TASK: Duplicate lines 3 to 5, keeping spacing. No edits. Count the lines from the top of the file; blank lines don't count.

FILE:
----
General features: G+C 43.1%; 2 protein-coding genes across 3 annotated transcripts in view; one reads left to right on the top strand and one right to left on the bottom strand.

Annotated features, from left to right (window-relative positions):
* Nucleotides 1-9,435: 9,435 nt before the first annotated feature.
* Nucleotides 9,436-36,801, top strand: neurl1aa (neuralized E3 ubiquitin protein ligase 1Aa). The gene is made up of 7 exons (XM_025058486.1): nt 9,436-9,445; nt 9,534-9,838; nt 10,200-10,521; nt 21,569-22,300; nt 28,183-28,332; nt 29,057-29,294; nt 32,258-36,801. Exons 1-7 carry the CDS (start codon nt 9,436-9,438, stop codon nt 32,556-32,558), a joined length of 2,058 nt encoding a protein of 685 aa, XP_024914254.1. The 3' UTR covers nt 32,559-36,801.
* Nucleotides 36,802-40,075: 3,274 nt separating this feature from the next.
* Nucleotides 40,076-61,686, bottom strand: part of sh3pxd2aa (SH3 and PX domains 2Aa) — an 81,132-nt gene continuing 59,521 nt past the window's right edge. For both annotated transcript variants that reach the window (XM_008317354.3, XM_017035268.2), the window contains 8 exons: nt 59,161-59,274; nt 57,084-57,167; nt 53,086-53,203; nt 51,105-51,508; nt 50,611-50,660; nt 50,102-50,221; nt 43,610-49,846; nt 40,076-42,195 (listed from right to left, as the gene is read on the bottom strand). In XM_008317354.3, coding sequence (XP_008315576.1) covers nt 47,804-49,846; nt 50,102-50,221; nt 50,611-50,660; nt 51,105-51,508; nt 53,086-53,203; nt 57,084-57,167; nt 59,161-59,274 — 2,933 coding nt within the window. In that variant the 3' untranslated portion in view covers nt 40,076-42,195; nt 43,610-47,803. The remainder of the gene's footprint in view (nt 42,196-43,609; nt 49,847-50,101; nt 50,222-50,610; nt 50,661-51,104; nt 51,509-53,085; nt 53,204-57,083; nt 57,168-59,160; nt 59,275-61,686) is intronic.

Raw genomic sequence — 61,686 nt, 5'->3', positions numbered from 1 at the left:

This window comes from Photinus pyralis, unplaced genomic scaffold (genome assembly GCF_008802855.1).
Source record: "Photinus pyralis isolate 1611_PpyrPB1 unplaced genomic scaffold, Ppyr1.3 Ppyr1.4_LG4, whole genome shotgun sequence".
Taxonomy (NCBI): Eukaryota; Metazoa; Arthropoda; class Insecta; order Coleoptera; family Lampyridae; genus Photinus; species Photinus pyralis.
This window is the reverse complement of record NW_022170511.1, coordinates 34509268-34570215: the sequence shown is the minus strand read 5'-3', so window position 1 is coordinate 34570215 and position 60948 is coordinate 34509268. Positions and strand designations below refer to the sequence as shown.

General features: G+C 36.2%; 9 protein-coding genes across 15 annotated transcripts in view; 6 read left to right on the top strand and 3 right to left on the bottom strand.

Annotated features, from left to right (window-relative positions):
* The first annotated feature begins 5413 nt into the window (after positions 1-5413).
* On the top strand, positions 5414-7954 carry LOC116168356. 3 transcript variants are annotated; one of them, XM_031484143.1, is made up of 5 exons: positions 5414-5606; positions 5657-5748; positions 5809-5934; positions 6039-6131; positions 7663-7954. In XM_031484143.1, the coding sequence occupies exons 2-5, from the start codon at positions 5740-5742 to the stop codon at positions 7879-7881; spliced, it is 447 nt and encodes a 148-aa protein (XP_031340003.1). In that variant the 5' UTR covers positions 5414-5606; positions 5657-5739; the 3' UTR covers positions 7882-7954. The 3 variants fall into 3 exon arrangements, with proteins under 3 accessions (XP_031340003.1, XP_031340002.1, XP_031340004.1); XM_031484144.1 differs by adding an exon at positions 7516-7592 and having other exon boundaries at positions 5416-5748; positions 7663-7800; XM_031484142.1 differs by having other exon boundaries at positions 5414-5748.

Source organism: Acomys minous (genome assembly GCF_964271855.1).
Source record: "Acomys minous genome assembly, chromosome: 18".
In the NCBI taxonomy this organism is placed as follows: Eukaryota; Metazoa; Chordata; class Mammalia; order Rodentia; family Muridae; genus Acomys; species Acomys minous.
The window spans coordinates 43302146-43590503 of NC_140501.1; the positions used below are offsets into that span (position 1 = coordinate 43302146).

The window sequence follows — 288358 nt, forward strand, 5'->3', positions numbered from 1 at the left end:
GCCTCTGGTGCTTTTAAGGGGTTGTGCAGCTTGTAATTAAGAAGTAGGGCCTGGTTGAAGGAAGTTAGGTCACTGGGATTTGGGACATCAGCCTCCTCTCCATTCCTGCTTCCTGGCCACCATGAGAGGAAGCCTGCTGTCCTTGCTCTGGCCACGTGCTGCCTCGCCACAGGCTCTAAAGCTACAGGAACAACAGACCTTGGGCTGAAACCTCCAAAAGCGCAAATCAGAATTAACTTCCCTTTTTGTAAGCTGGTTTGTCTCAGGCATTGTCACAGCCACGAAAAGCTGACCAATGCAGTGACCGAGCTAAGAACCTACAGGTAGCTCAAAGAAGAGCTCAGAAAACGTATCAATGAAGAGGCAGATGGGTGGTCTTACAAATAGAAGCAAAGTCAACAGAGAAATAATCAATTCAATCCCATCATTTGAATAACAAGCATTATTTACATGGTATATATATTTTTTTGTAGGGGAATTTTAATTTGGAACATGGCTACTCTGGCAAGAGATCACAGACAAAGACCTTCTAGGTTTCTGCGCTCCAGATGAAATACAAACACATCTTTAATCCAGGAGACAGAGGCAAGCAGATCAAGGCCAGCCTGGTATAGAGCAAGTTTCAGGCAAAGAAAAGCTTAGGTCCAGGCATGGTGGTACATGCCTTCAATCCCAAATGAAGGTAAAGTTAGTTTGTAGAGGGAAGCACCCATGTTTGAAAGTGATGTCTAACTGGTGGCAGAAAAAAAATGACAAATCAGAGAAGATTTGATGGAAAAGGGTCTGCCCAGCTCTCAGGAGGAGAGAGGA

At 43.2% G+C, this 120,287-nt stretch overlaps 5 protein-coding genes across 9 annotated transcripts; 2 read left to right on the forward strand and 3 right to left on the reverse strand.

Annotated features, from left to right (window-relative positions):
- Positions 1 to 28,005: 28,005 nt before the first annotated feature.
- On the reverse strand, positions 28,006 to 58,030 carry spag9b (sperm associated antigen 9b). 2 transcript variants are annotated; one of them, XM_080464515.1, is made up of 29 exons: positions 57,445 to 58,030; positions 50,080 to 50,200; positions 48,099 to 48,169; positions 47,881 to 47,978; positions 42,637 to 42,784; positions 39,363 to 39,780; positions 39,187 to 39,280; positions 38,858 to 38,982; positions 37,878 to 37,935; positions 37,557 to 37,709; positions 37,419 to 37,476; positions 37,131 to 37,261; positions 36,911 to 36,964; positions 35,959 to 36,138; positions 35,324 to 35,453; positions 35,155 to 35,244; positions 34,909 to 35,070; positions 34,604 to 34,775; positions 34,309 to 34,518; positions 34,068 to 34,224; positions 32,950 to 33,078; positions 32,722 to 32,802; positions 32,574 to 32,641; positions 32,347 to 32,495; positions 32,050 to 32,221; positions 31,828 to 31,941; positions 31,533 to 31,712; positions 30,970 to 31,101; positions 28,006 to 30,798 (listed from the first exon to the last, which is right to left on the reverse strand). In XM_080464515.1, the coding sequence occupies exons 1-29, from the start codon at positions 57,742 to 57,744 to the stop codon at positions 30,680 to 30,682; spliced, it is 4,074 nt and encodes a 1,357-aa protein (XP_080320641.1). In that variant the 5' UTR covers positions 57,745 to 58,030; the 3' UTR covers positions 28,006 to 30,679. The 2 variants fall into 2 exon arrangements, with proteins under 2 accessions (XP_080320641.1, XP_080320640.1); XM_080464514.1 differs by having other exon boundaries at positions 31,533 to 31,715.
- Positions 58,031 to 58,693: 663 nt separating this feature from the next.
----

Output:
* Nucleotides 1-9,435: 9,435 nt before the first annotated feature.
* Nucleotides 9,436-36,801, top strand: neurl1aa (neuralized E3 ubiquitin protein ligase 1Aa). The gene is made up of 7 exons (XM_025058486.1): nt 9,436-9,445; nt 9,534-9,838; nt 10,200-10,521; nt 21,569-22,300; nt 28,183-28,332; nt 29,057-29,294; nt 32,258-36,801. Exons 1-7 carry the CDS (start codon nt 9,436-9,438, stop codon nt 32,556-32,558), a joined length of 2,058 nt encoding a protein of 685 aa, XP_024914254.1. The 3' UTR covers nt 32,559-36,801.
* Nucleotides 36,802-40,075: 3,274 nt separating this feature from the next.